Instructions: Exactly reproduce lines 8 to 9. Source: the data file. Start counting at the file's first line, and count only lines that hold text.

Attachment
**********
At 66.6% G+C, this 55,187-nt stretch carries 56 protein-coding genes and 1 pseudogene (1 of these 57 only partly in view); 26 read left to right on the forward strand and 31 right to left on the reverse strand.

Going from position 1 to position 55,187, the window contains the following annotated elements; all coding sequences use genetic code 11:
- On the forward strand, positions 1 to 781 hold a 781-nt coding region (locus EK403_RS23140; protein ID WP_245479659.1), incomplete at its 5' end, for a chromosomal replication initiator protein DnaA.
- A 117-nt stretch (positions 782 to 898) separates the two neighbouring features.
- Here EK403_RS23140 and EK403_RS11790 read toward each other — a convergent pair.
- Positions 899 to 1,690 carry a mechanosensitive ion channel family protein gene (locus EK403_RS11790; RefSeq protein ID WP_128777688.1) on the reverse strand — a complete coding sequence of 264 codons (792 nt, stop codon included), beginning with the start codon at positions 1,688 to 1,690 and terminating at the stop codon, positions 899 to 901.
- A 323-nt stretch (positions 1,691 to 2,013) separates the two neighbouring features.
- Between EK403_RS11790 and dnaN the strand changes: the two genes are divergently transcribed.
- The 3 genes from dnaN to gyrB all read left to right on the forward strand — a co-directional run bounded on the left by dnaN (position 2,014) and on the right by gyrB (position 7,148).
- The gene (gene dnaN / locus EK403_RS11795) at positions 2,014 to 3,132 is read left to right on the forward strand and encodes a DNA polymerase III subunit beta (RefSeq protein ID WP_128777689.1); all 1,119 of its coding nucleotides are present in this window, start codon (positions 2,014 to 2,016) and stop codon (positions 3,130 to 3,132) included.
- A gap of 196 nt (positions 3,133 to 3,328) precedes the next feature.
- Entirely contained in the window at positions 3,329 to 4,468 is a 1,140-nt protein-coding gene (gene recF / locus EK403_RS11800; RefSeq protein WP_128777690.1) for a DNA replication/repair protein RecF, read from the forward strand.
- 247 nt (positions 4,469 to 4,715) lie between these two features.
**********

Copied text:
- Between EK403_RS11790 and dnaN the strand changes: the two genes are divergently transcribed.
- The 3 genes from dnaN to gyrB all read left to right on the forward strand — a co-directional run bounded on the left by dnaN (position 2,014) and on the right by gyrB (position 7,148).